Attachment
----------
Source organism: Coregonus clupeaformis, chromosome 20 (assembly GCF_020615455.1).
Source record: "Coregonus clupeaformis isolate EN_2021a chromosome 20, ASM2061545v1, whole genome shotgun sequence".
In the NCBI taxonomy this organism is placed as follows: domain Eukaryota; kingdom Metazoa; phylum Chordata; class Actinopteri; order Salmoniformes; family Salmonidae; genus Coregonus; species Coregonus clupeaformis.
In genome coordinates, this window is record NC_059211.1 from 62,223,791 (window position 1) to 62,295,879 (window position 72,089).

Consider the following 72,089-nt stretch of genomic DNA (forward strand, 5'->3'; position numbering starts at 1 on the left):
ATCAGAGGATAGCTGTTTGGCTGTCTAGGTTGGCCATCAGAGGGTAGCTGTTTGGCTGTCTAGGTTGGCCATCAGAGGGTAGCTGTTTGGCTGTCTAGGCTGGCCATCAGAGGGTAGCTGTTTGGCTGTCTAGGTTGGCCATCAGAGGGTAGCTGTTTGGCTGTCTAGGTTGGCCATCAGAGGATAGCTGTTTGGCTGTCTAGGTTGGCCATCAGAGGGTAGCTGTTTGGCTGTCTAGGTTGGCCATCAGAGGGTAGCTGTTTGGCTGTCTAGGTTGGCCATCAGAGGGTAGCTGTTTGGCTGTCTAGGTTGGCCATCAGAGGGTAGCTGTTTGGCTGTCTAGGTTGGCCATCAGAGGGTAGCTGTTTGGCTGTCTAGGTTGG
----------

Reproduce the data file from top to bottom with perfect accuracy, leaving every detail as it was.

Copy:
Source organism: Coregonus clupeaformis, chromosome 20 (assembly GCF_020615455.1).
Source record: "Coregonus clupeaformis isolate EN_2021a chromosome 20, ASM2061545v1, whole genome shotgun sequence".
In the NCBI taxonomy this organism is placed as follows: domain Eukaryota; kingdom Metazoa; phylum Chordata; class Actinopteri; order Salmoniformes; family Salmonidae; genus Coregonus; species Coregonus clupeaformis.
In genome coordinates, this window is record NC_059211.1 from 62,223,791 (window position 1) to 62,295,879 (window position 72,089).

Consider the following 72,089-nt stretch of genomic DNA (forward strand, 5'->3'; position numbering starts at 1 on the left):
ATCAGAGGATAGCTGTTTGGCTGTCTAGGTTGGCCATCAGAGGGTAGCTGTTTGGCTGTCTAGGTTGGCCATCAGAGGGTAGCTGTTTGGCTGTCTAGGCTGGCCATCAGAGGGTAGCTGTTTGGCTGTCTAGGTTGGCCATCAGAGGGTAGCTGTTTGGCTGTCTAGGTTGGCCATCAGAGGATAGCTGTTTGGCTGTCTAGGTTGGCCATCAGAGGGTAGCTGTTTGGCTGTCTAGGTTGGCCATCAGAGGGTAGCTGTTTGGCTGTCTAGGTTGGCCATCAGAGGGTAGCTGTTTGGCTGTCTAGGTTGGCCATCAGAGGGTAGCTGTTTGGCTGTCTAGGTTGGCCATCAGAGGGTAGCTGTTTGGCTGTCTAGGTTGG